It’s easy to lose sight of some of life’s simple pleasures when you’re mired in the politics of a land you’re forbidden to enter. But every now and again we deserve to be reminded of just how beautifully the sea sparkles in the Gaza Strip, or just how high the rainbows over the West Bank’s grassy hills can go, or just how easy it is to visualize the earthy way of life in villages wiped away in 1948.
Source: Sixteen Minutes to Palestine
i wore a cheap iron man mask for the heck of it during the summer orchestra camp i was mentoring at but i dIDNt know they were gonna bring in professional photographers do u know what its like finding a pic of urself in a foam mask on the internte that u didnt post there urself
it’s wicked HELLA awesome
Christina Aguilera hailing a cab: "heeeeeeeeeeeeeeeEEEEEEEEEEEEEEEEEEEEEEEEEEEEEEEEEEEEEEEEEEEEEEEEEEEEEEEEEEEEEEEEEEEEEEEEEEEEEEEEEEEEEEEEEEEEEEEEEEEEEEEEEEEEEEEEEEEEEEEEEEEEEEEEEEEEEEEEEEEEEEEEEEEEEEEEEEEEEEEEEEEEEEEEEEEEEEEEEEEEYYYYYYYYYYYYYYYYYYYYYYYYYYYYYYYYYYYYYY YEEEEEEEEEEEEEEEEEEEEEEEEEEEEEEEEEEEEAAAAAAAAAAAAAAAAAAAAHHHHHHHHHHHHHHHHHHHHHHHHHHHHHHHHHHHHHHHHHHHHHHHHH!!!!!!!!!!!!”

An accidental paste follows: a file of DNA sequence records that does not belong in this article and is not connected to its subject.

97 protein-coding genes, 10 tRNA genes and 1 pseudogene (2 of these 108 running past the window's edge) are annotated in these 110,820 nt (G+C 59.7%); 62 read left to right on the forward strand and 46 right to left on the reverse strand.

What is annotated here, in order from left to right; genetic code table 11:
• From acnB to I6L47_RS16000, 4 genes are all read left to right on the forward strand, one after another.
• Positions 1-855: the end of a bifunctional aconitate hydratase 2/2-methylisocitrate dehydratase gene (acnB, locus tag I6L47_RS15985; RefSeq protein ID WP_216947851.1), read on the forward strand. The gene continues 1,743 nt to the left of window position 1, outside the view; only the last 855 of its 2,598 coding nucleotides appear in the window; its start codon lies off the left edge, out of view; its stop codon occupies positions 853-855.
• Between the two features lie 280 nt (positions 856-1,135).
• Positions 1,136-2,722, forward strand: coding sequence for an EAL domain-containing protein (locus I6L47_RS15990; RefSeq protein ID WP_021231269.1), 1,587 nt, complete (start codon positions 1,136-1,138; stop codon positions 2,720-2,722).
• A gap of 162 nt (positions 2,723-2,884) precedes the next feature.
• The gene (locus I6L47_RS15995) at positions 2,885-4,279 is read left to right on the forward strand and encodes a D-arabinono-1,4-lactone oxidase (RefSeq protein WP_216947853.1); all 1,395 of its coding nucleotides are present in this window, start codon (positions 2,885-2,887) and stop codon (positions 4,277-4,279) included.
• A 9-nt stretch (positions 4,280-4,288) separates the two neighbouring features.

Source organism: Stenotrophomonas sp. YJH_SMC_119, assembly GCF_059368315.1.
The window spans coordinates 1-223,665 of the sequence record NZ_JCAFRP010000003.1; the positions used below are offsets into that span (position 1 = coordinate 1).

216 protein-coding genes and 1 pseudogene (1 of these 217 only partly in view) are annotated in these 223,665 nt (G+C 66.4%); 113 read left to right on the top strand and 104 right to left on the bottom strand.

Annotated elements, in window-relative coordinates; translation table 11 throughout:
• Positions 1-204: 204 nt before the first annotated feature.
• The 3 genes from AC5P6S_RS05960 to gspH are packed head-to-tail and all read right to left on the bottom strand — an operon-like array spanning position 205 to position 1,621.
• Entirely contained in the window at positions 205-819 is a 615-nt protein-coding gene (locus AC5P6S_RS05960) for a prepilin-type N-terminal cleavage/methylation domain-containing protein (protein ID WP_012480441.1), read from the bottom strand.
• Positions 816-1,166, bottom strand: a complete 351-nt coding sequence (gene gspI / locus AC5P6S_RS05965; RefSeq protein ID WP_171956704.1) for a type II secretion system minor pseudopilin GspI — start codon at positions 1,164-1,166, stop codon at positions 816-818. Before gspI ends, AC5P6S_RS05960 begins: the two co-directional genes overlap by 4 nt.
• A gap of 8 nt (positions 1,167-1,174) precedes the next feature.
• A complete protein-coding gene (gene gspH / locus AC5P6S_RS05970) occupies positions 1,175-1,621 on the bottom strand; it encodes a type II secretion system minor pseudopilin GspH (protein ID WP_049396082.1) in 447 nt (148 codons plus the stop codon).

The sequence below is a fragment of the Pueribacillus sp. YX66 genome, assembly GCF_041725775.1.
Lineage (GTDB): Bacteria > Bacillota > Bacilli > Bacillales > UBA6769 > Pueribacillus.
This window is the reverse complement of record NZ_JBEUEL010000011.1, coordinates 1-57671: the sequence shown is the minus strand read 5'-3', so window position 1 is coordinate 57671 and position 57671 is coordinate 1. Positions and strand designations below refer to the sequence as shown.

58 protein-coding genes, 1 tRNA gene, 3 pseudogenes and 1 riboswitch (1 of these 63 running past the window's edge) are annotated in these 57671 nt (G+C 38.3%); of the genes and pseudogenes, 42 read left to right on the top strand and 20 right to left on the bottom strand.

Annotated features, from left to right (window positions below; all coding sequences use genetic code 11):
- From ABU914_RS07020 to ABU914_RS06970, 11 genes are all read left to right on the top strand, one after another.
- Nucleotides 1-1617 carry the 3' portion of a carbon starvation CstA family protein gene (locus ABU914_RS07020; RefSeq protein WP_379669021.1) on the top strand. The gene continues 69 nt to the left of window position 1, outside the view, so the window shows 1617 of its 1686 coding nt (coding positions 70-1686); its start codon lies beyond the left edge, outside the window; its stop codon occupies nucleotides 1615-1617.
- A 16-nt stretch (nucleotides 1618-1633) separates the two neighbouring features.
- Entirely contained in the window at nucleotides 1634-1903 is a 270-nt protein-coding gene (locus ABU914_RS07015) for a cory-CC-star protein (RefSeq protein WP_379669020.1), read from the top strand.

and the winner is……….leonardo……….da vinci!!! congratulations on mona lisa
The Treachery of Images, 1928-29
The Human Condition, 1933
The Listening Room, 1952
René Magritte (1898-1967) was a Belgian artist of the Surrealist movement. Despite being recognised as one of the most well-known artists of the 20th century, Magritte didn’t really find much success until the 1950s. Like other surrealist artists, particularly Dalí, Magritte often used repeated imagery and symbols in his work, such as apples, suited men, covered faces and italic text.